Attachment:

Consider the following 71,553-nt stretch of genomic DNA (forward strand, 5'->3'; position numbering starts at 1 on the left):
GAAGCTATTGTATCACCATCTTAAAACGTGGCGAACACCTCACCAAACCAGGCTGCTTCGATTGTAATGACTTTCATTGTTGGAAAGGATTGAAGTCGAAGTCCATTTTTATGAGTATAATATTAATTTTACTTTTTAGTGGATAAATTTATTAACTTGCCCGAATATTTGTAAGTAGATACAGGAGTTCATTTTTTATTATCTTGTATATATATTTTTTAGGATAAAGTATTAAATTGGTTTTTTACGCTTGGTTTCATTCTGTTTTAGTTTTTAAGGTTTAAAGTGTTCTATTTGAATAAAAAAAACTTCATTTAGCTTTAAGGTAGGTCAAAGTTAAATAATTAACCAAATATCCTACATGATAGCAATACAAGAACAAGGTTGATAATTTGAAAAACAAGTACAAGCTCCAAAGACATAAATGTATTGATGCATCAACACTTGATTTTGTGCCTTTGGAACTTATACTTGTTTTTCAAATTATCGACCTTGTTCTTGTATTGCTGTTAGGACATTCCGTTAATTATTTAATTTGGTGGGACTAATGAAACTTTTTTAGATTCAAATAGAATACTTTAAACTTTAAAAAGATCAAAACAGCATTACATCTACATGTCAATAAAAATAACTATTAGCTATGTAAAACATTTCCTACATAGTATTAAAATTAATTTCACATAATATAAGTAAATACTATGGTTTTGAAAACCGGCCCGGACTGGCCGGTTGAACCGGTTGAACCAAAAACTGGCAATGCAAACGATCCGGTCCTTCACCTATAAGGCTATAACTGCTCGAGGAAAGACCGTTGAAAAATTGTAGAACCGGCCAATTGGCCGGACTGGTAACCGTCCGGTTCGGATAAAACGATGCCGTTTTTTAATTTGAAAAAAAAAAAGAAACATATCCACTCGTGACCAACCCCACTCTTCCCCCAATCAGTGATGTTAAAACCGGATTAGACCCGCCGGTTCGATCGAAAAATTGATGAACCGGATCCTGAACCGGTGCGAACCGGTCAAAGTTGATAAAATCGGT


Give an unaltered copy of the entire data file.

Consider the following 71,553-nt stretch of genomic DNA (forward strand, 5'->3'; position numbering starts at 1 on the left):
GAAGCTATTGTATCACCATCTTAAAACGTGGCGAACACCTCACCAAACCAGGCTGCTTCGATTGTAATGACTTTCATTGTTGGAAAGGATTGAAGTCGAAGTCCATTTTTATGAGTATAATATTAATTTTACTTTTTAGTGGATAAATTTATTAACTTGCCCGAATATTTGTAAGTAGATACAGGAGTTCATTTTTTATTATCTTGTATATATATTTTTTAGGATAAAGTATTAAATTGGTTTTTTACGCTTGGTTTCATTCTGTTTTAGTTTTTAAGGTTTAAAGTGTTCTATTTGAATAAAAAAAACTTCATTTAGCTTTAAGGTAGGTCAAAGTTAAATAATTAACCAAATATCCTACATGATAGCAATACAAGAACAAGGTTGATAATTTGAAAAACAAGTACAAGCTCCAAAGACATAAATGTATTGATGCATCAACACTTGATTTTGTGCCTTTGGAACTTATACTTGTTTTTCAAATTATCGACCTTGTTCTTGTATTGCTGTTAGGACATTCCGTTAATTATTTAATTTGGTGGGACTAATGAAACTTTTTTAGATTCAAATAGAATACTTTAAACTTTAAAAAGATCAAAACAGCATTACATCTACATGTCAATAAAAATAACTATTAGCTATGTAAAACATTTCCTACATAGTATTAAAATTAATTTCACATAATATAAGTAAATACTATGGTTTTGAAAACCGGCCCGGACTGGCCGGTTGAACCGGTTGAACCAAAAACTGGCAATGCAAACGATCCGGTCCTTCACCTATAAGGCTATAACTGCTCGAGGAAAGACCGTTGAAAAATTGTAGAACCGGCCAATTGGCCGGACTGGTAACCGTCCGGTTCGGATAAAACGATGCCGTTTTTTAATTTGAAAAAAAAAAAGAAACATATCCACTCGTGACCAACCCCACTCTTCCCCCAATCAGTGATGTTAAAACCGGATTAGACCCGCCGGTTCGATCGAAAAATTGATGAACCGGATCCTGAACCGGTGCGAACCGGTCAAAGTTGATAAAATCGGT